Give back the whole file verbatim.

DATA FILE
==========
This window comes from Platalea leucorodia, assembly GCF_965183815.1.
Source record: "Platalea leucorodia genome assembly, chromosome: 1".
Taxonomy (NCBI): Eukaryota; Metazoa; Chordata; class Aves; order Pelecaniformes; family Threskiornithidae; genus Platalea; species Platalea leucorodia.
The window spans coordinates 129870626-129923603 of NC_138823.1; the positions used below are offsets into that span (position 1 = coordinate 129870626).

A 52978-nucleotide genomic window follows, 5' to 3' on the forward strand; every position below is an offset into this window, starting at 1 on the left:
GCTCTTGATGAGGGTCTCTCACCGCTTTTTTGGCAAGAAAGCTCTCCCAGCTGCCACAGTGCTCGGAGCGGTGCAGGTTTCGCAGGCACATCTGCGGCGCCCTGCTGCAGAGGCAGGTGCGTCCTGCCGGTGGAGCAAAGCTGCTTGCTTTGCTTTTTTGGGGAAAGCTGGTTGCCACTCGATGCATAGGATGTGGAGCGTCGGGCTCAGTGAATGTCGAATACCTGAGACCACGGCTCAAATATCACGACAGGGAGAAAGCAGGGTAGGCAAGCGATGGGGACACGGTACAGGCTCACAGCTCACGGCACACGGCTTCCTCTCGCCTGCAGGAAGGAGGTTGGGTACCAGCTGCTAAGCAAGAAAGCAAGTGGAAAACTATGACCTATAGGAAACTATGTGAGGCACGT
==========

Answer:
This window comes from Platalea leucorodia, assembly GCF_965183815.1.
Source record: "Platalea leucorodia genome assembly, chromosome: 1".
Taxonomy (NCBI): Eukaryota; Metazoa; Chordata; class Aves; order Pelecaniformes; family Threskiornithidae; genus Platalea; species Platalea leucorodia.
The window spans coordinates 129870626-129923603 of NC_138823.1; the positions used below are offsets into that span (position 1 = coordinate 129870626).

A 52978-nucleotide genomic window follows, 5' to 3' on the forward strand; every position below is an offset into this window, starting at 1 on the left:
GCTCTTGATGAGGGTCTCTCACCGCTTTTTTGGCAAGAAAGCTCTCCCAGCTGCCACAGTGCTCGGAGCGGTGCAGGTTTCGCAGGCACATCTGCGGCGCCCTGCTGCAGAGGCAGGTGCGTCCTGCCGGTGGAGCAAAGCTGCTTGCTTTGCTTTTTTGGGGAAAGCTGGTTGCCACTCGATGCATAGGATGTGGAGCGTCGGGCTCAGTGAATGTCGAATACCTGAGACCACGGCTCAAATATCACGACAGGGAGAAAGCAGGGTAGGCAAGCGATGGGGACACGGTACAGGCTCACAGCTCACGGCACACGGCTTCCTCTCGCCTGCAGGAAGGAGGTTGGGTACCAGCTGCTAAGCAAGAAAGCAAGTGGAAAACTATGACCTATAGGAAACTATGTGAGGCACGT